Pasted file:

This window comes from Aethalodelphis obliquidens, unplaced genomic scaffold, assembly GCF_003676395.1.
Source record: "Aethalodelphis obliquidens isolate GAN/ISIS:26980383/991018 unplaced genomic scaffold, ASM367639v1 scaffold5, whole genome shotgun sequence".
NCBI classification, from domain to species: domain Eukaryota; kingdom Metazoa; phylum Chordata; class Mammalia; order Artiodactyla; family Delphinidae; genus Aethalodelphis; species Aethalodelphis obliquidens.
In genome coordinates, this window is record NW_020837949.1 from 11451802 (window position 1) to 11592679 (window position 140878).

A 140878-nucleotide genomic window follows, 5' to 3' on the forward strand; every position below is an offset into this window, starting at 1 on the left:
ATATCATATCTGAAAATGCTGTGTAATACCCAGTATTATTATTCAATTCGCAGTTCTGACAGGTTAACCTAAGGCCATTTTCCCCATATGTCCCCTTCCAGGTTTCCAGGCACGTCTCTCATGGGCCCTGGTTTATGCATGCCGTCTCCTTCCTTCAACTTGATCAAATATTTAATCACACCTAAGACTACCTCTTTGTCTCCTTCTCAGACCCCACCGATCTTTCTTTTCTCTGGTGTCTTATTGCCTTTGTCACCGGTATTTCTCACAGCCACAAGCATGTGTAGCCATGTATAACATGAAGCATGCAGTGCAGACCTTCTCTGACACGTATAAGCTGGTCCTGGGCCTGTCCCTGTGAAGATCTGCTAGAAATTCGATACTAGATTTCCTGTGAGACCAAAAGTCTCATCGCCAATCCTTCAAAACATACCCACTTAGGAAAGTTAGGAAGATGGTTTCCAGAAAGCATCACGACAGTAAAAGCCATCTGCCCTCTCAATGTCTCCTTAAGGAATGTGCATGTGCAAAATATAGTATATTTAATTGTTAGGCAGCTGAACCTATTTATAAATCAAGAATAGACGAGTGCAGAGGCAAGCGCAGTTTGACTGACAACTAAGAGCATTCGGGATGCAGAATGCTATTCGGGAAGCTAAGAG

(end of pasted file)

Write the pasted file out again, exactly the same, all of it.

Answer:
This window comes from Aethalodelphis obliquidens, unplaced genomic scaffold, assembly GCF_003676395.1.
Source record: "Aethalodelphis obliquidens isolate GAN/ISIS:26980383/991018 unplaced genomic scaffold, ASM367639v1 scaffold5, whole genome shotgun sequence".
NCBI classification, from domain to species: domain Eukaryota; kingdom Metazoa; phylum Chordata; class Mammalia; order Artiodactyla; family Delphinidae; genus Aethalodelphis; species Aethalodelphis obliquidens.
In genome coordinates, this window is record NW_020837949.1 from 11451802 (window position 1) to 11592679 (window position 140878).

A 140878-nucleotide genomic window follows, 5' to 3' on the forward strand; every position below is an offset into this window, starting at 1 on the left:
ATATCATATCTGAAAATGCTGTGTAATACCCAGTATTATTATTCAATTCGCAGTTCTGACAGGTTAACCTAAGGCCATTTTCCCCATATGTCCCCTTCCAGGTTTCCAGGCACGTCTCTCATGGGCCCTGGTTTATGCATGCCGTCTCCTTCCTTCAACTTGATCAAATATTTAATCACACCTAAGACTACCTCTTTGTCTCCTTCTCAGACCCCACCGATCTTTCTTTTCTCTGGTGTCTTATTGCCTTTGTCACCGGTATTTCTCACAGCCACAAGCATGTGTAGCCATGTATAACATGAAGCATGCAGTGCAGACCTTCTCTGACACGTATAAGCTGGTCCTGGGCCTGTCCCTGTGAAGATCTGCTAGAAATTCGATACTAGATTTCCTGTGAGACCAAAAGTCTCATCGCCAATCCTTCAAAACATACCCACTTAGGAAAGTTAGGAAGATGGTTTCCAGAAAGCATCACGACAGTAAAAGCCATCTGCCCTCTCAATGTCTCCTTAAGGAATGTGCATGTGCAAAATATAGTATATTTAATTGTTAGGCAGCTGAACCTATTTATAAATCAAGAATAGACGAGTGCAGAGGCAAGCGCAGTTTGACTGACAACTAAGAGCATTCGGGATGCAGAATGCTATTCGGGAAGCTAAGAG